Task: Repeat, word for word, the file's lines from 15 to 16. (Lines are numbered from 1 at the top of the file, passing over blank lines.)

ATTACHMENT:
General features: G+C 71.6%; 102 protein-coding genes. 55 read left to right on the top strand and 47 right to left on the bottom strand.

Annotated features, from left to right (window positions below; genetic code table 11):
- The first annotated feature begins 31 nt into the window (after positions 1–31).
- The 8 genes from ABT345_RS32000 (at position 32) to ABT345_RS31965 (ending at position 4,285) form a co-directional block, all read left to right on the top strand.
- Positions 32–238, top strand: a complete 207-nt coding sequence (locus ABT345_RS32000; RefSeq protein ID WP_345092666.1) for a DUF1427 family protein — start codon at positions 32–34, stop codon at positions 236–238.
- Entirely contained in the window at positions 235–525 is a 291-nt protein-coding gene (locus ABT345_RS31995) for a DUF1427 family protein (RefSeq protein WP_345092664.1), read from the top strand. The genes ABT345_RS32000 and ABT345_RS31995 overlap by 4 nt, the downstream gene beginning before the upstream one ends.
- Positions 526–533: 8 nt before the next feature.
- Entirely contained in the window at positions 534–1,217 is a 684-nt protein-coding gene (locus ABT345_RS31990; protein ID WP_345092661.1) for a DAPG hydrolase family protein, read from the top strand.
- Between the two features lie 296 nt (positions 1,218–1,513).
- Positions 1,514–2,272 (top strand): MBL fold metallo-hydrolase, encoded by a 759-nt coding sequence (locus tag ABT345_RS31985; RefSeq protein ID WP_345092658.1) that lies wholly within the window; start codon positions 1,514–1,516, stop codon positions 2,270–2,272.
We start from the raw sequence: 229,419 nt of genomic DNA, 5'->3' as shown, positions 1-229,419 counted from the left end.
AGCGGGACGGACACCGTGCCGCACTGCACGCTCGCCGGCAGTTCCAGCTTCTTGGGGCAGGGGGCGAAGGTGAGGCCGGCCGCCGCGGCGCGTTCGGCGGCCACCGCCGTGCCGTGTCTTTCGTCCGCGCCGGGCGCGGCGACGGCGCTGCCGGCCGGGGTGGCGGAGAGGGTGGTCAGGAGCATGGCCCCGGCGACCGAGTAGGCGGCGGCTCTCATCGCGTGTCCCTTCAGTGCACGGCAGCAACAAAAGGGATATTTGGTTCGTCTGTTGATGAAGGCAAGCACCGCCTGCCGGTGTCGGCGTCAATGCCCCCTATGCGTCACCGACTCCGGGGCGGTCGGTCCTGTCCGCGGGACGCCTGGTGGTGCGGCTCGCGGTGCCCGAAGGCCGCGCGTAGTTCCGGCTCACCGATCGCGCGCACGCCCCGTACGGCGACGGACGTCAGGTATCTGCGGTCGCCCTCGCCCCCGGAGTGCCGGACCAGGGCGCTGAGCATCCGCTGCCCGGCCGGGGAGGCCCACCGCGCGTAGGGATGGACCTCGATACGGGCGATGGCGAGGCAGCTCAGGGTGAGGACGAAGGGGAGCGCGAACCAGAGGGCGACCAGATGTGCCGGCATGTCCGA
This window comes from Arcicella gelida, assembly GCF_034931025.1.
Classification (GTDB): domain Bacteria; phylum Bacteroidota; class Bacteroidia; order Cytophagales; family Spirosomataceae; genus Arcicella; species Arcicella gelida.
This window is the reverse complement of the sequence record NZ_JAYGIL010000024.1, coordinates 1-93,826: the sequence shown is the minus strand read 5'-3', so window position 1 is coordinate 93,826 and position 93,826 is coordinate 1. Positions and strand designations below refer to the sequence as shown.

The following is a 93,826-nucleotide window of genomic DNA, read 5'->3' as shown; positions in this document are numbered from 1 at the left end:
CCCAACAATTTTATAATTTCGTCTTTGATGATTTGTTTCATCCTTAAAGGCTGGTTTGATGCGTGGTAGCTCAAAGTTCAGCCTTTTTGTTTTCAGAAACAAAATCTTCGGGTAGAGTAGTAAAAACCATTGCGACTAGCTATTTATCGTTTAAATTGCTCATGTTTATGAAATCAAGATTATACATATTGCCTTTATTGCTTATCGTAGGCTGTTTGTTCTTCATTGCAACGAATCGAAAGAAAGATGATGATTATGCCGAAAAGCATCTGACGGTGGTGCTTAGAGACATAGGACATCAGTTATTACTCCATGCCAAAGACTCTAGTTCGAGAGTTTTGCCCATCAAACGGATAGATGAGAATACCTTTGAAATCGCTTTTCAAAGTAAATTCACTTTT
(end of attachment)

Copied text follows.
This window is the reverse complement of the sequence record NZ_JAYGIL010000024.1, coordinates 1-93,826: the sequence shown is the minus strand read 5'-3', so window position 1 is coordinate 93,826 and position 93,826 is coordinate 1. Positions and strand designations below refer to the sequence as shown.

The following is a 93,826-nucleotide window of genomic DNA, read 5'->3' as shown; positions in this document are numbered from 1 at the left end: